Still, Dr. Deming (an expert in continuous process improvement) says in his book »Out of Crisis« that 94% of the potentials for improvement and better results lie within the system. Only 6% lie within the individual (see also this article).
So although people are very important, their overall approach (= the system) has a major influence on their productivity and results.
That’s why we established a system of »Doing the Right Thing« (second leaf) and »Doing it Right« (third leaf).
By the way, Google recently adopted as well the mindset of »Do the Right Thing« for its new Code of Conduct (see WSJ article).
In the following I will expand on the aspects of the second leaf of our lucky charm to deliver projects on time and on budget:
1. Review the business case:
Even before we start into a project, we critically review the business case.
If we don’t see how a client could have a positive ROI from the project, we don’t want to engage at all. Why? Rather say no upfront than have a sorry client.
2. Agile Development:
Once a project has started, we use standard techniques from agile project management:
- Working in iterations, demonstrating actual, visible progress with very early and intense client involvement.
- Achieving releasable quality through a definition of done – to make sure that features are really done by the end of the iteration.
3. Address the risks early on:
We also consciously think about what to tackle early on:
- »Knowing 80% of all problems after 20% of the time«: right at the beginning, it’s essential to understand where problems hide. We strive to do that even before we sign the contract for a project. Once you know the problems, you can start to find solutions and manage the risks.
- »Big rocks first«: we strive to break the biggest parts into smaller, manageable ones and to work on the riskiest parts first. We don’t build all the infrastructure and architecture upfront, but modularize it and work on those »architectural elements« only once they are necessary to implement user stories (in analogy to the »Incremental Funding Method« from the book »Software by Numbers«).
4. Engage the user:
Gamification is a way to make a system more engaging for the user. Since we’ve been studying, teaching, and applying gamification for years now, we also look at personas and user stories from that angle and look for opportunities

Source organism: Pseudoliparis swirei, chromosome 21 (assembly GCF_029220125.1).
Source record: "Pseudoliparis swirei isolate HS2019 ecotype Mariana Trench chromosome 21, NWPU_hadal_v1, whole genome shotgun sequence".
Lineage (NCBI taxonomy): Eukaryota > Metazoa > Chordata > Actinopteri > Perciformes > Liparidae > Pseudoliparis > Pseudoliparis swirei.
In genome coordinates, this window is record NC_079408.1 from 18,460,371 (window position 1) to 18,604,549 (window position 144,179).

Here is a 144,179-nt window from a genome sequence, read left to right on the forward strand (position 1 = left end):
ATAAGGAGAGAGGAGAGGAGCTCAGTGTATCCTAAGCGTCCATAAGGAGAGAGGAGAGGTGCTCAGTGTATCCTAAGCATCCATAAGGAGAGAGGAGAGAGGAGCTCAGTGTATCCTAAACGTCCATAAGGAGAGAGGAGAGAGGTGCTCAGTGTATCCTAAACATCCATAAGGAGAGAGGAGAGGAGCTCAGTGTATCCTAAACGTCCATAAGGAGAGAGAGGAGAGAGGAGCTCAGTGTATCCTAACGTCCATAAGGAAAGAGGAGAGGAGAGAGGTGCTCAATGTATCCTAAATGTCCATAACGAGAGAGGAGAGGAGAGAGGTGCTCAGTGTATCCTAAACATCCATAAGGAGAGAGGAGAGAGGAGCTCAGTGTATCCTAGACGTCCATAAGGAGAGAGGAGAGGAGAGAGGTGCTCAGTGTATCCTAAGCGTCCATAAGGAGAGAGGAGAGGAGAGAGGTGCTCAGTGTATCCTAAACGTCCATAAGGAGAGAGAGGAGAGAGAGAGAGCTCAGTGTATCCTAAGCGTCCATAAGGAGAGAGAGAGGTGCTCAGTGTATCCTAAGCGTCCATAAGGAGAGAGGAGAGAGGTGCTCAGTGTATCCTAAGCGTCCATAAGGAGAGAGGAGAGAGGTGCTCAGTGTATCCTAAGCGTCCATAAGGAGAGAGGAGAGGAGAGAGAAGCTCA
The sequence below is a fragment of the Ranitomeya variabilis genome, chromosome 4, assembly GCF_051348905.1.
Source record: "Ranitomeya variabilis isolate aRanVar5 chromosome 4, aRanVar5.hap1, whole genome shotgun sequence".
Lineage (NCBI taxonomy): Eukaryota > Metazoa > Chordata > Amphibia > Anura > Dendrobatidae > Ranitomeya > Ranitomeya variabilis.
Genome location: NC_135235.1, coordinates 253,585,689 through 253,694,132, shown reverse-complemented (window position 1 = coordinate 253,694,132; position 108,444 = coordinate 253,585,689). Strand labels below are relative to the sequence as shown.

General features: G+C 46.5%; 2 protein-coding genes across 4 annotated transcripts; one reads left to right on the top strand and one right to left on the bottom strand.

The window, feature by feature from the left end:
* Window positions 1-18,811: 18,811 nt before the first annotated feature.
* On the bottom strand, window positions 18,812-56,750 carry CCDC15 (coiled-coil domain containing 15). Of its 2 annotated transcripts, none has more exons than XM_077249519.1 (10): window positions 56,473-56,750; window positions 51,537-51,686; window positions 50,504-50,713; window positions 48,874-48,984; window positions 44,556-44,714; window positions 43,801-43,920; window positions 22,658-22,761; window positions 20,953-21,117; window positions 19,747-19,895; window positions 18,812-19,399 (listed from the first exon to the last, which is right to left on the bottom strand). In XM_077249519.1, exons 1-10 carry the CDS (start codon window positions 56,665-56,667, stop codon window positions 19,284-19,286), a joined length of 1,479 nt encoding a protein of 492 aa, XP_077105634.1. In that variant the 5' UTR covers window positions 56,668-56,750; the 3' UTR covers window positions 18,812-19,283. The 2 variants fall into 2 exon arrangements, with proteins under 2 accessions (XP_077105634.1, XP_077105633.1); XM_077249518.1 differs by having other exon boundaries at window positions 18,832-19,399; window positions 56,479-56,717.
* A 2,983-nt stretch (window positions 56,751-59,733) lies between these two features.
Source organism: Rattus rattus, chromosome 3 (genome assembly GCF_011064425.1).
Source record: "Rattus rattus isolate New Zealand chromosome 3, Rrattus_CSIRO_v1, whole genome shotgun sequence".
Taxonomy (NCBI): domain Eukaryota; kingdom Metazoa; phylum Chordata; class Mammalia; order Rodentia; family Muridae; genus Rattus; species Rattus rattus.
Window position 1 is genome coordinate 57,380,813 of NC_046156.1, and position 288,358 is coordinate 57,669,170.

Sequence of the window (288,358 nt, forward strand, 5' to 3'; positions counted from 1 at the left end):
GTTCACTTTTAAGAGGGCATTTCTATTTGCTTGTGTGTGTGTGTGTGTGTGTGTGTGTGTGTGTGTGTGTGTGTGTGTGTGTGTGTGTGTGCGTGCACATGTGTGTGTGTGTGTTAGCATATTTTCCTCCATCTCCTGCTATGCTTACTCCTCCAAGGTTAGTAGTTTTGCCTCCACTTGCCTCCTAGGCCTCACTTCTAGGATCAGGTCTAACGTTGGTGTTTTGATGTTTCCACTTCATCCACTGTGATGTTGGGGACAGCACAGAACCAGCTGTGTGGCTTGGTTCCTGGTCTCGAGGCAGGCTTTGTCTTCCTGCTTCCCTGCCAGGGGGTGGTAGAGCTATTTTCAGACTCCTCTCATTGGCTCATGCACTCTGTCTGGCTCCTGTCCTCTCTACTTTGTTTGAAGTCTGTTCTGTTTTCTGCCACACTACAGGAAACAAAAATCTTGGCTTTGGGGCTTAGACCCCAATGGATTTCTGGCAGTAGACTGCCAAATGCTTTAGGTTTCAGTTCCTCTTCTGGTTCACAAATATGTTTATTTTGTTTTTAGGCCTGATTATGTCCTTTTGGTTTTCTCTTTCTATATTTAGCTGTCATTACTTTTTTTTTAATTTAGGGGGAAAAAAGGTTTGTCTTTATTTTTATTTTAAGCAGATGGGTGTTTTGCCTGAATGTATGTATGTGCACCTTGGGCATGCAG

- to make the system easier to understand for the user (onboarding), –
- to consciously address the various »player types«, and
- to build into the system enough reward mechanisms to keep the user interested and engaged.
5. Keep the Marshmallow on top:
Finally, we work to keep the »Marshmallow on top«. That metaphor is inspired by the »Marshmallow Challenge«. If you have not yet participated in one, you might want to watch a 6 minutes TED talk by Tom Wojec first. Our learnings are:
- Know what is most important to the client (= the »marshmallow«). Make sure that you and your client have the same understanding.
- Start working on the marshmallow.
- Deliver the marshmallow by the end of the first iteration (at least in a demonstrable prototype). Collect feedback from the client on the most important thing, in order to improve it iteration by iteration.
- Keep the marshmallow working all the time. At least it has to work at the end of each iteration (»keep the marshmallow on top«).
Every new team member at Catalysts undergoes a »learning lesson« which includes a Marshmallow Challenge and some theory. The term »marshmallow« is subsequently used as a metaphor, e.g. you can ask any team member: »What’s the marshmallow in your project?«
If there is no clear answer, you know that the project is in trouble.
Together those techniques help us to avoid wasting time or money. Why is that so important?
- Wasting our client’s money would eat up our profits and lead us into bankruptcy.
- Wasting our client’s time is bad, wasting our own time is even worse – since no mountain made of money can buy you time.